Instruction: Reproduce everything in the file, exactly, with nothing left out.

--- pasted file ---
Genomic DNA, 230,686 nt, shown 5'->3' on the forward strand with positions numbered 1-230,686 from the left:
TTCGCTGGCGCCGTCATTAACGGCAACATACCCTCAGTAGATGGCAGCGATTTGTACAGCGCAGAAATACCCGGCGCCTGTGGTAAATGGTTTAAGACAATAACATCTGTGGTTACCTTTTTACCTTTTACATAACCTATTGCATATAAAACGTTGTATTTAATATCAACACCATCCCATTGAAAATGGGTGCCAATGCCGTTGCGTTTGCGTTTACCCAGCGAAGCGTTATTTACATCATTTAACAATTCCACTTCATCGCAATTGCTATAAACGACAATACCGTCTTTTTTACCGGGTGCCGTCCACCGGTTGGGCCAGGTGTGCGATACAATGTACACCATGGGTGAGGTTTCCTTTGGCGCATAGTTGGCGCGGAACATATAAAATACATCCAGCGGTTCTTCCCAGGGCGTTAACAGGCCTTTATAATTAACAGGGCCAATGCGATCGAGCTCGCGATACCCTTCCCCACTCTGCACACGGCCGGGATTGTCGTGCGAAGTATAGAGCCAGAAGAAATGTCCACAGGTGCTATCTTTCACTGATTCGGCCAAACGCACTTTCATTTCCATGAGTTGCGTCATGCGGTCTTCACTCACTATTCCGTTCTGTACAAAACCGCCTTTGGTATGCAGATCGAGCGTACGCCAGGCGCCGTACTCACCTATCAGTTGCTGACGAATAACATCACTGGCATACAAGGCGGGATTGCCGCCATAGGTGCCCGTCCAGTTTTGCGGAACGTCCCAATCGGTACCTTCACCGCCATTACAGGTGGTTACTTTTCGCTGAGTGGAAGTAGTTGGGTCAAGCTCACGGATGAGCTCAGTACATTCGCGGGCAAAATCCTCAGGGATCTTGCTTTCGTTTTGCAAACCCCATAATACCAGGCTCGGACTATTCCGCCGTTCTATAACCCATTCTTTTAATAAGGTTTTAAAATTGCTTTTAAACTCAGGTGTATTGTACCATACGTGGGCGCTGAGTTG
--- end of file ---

Genomic DNA, 230,686 nt, shown 5'->3' on the forward strand with positions numbered 1-230,686 from the left:
TTCGCTGGCGCCGTCATTAACGGCAACATACCCTCAGTAGATGGCAGCGATTTGTACAGCGCAGAAATACCCGGCGCCTGTGGTAAATGGTTTAAGACAATAACATCTGTGGTTACCTTTTTACCTTTTACATAACCTATTGCATATAAAACGTTGTATTTAATATCAACACCATCCCATTGAAAATGGGTGCCAATGCCGTTGCGTTTGCGTTTACCCAGCGAAGCGTTATTTACATCATTTAACAATTCCACTTCATCGCAATTGCTATAAACGACAATACCGTCTTTTTTACCGGGTGCCGTCCACCGGTTGGGCCAGGTGTGCGATACAATGTACACCATGGGTGAGGTTTCCTTTGGCGCATAGTTGGCGCGGAACATATAAAATACATCCAGCGGTTCTTCCCAGGGCGTTAACAGGCCTTTATAATTAACAGGGCCAATGCGATCGAGCTCGCGATACCCTTCCCCACTCTGCACACGGCCGGGATTGTCGTGCGAAGTATAGAGCCAGAAGAAATGTCCACAGGTGCTATCTTTCACTGATTCGGCCAAACGCACTTTCATTTCCATGAGTTGCGTCATGCGGTCTTCACTCACTATTCCGTTCTGTACAAAACCGCCTTTGGTATGCAGATCGAGCGTACGCCAGGCGCCGTACTCACCTATCAGTTGCTGACGAATAACATCACTGGCATACAAGGCGGGATTGCCGCCATAGGTGCCCGTCCAGTTTTGCGGAACGTCCCAATCGGTACCTTCACCGCCATTACAGGTGGTTACTTTTCGCTGAGTGGAAGTAGTTGGGTCAAGCTCACGGATGAGCTCAGTACATTCGCGGGCAAAATCCTCAGGGATCTTGCTTTCGTTTTGCAAACCCCATAATACCAGGCTCGGACTATTCCGCCGTTCTATAACCCATTCTTTTAATAAGGTTTTAAAATTGCTTTTAAACTCAGGTGTATTGTACCATACGTGGGCGCTGAGTTG